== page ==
Monday, April 30, 2007

Lucille Bogan



Lucille Bogan was born Lucille Anderson in Amory, Mississippi on 1 April 1897. In 1923 Lucille recorded for the first time in Atlanta, Georgia. Perhaps the public was not yet ready for the young Lucille with future legends like Ma Rainey and Bessie Smith still reigning as queens. Lucille Bogan returned in 1927 under the pseudonym of "Bessie Jackson." The pseudonym seemed to get her some notice due to the popularity of Bessie Smith. Lucille bogan wrote and arranged many of her popular songs which covered every theme from sex, prostitution, Alcoholism, drug addiction, lesbianism and yes…more sex! The question most often asked about Lucille Bogan was if she really lived the lascivious lifestyle portrayed in her music?
Rumor has it she came by her material through her associations with the Birmingham, Alabama underworld. It’s also rumored that in 1927 she was having an affair with her piano man, Will Ezell while she was still married to Nazareth Lee Bogan Sr. [Lucille's husband of 11 years at the time]. There were songs like, Barbecue Bess [no relation] (1935) where Lucille sang about a sign on her door stating, "Barbecue for Sale" and she wasn’t talking about the kind of barbeque you eat with cole slaw on a bun. There were other songs like Groceries on the Shelf (1933) and Stew Meat Blues (1935) which also carried the theme of prostitution.

Songs with lesbian themes included, B.D. Woman's Blues and the forthright Women Won’t Need No Men. Her true sexual preference was never truly revealed and this is how she wanted it. One of Lucille Bogan’s most popular songs was the risqué hit, Shave ‘Em Dry (1935):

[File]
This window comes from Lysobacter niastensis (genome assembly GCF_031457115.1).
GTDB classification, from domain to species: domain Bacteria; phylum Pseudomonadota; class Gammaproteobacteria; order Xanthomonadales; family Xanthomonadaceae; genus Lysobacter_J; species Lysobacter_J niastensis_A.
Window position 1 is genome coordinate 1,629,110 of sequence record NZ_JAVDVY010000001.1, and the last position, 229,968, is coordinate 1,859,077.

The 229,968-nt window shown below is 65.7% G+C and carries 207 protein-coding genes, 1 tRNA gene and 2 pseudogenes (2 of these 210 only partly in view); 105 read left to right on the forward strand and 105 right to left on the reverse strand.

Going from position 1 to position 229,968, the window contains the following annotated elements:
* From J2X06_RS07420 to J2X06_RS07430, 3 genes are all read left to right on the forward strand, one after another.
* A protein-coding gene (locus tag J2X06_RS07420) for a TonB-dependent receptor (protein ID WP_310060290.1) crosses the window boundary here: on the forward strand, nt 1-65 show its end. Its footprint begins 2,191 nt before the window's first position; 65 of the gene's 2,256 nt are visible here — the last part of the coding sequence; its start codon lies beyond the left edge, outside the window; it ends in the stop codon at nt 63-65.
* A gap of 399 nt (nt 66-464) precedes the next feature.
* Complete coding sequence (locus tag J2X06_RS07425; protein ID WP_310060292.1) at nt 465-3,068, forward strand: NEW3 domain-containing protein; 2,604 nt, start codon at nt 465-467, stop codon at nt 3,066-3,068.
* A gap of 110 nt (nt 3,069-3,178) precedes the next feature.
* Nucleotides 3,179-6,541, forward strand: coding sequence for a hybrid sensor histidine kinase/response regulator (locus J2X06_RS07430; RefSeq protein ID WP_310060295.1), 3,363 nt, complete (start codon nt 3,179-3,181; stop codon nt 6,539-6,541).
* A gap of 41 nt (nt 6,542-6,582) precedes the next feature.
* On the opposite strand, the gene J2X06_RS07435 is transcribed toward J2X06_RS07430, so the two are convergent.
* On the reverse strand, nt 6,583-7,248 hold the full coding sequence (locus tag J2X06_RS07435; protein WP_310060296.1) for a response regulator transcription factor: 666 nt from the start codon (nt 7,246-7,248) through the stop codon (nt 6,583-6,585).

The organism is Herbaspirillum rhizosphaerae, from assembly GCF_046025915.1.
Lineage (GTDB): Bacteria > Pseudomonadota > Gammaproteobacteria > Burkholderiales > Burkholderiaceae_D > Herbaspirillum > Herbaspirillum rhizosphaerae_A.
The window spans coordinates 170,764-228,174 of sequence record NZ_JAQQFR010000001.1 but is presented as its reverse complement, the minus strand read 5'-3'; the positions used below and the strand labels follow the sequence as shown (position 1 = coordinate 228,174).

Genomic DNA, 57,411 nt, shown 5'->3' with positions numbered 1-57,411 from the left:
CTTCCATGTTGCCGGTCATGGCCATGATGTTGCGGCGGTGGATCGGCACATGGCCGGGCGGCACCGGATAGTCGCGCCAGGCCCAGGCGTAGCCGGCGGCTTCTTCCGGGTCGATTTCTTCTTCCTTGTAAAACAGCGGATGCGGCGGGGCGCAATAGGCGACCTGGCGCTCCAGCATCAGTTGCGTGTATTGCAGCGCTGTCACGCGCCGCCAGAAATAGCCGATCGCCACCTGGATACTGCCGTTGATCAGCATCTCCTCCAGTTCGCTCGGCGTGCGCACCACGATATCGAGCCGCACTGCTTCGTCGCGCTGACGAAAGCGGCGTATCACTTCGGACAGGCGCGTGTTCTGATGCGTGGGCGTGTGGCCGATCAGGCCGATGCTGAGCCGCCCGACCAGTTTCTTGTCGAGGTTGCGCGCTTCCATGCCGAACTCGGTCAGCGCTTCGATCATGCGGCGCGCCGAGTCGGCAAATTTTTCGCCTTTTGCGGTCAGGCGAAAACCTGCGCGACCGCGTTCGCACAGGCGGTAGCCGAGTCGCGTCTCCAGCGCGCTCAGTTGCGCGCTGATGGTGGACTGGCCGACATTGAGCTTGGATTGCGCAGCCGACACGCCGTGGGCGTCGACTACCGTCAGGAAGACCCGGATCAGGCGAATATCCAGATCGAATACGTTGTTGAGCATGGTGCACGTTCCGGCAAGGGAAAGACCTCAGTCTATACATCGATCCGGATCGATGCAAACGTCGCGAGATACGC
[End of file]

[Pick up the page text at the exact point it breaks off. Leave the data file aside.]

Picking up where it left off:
“…Grind me honey and shave me dry,
And when you hear me holler baby,
want you to shave it dry…
Oh, daddy shave me dry,
And I'll give you somethin' baby,
swear it'll make you cry."

Honestly, I didn’t have the guts to post the most explicit parts of the song. Check it out for yourself. Shave ‘Em Dry stands as the most sexually explicit recording that is as old as the Blues itself. Yes, this would make her the queen of “nasty.” Well, at least in the 2oth Century. So, Lil’ Kim , 2 Live Crew, and all the rest of the artist who thought that they were "As Nasty As They Wanna Be"…think again. However, with all due respect Lucille Bogan was a serious Blues artist who did her research and gave the people what the wanted on a juke joint Saturday night. Hip Hop artist like the Notorious B.I.G. would do the same type of research for some of his more nefarious material some 60 years later. Bogan’s last recordings were done in 1935. She would go on to perform at different venues for years afterwards, but her recording career was no longer. She left the South and moved to Los Angeles in 1948. Unfortunately, she died a couple of months after on August 10, 1948 from Coronary Sclerosis. Lucille Bogan was 51 years old.


Sources and photo credit:
wikipedia.com, redhotjazz.com, and deltahaze.com
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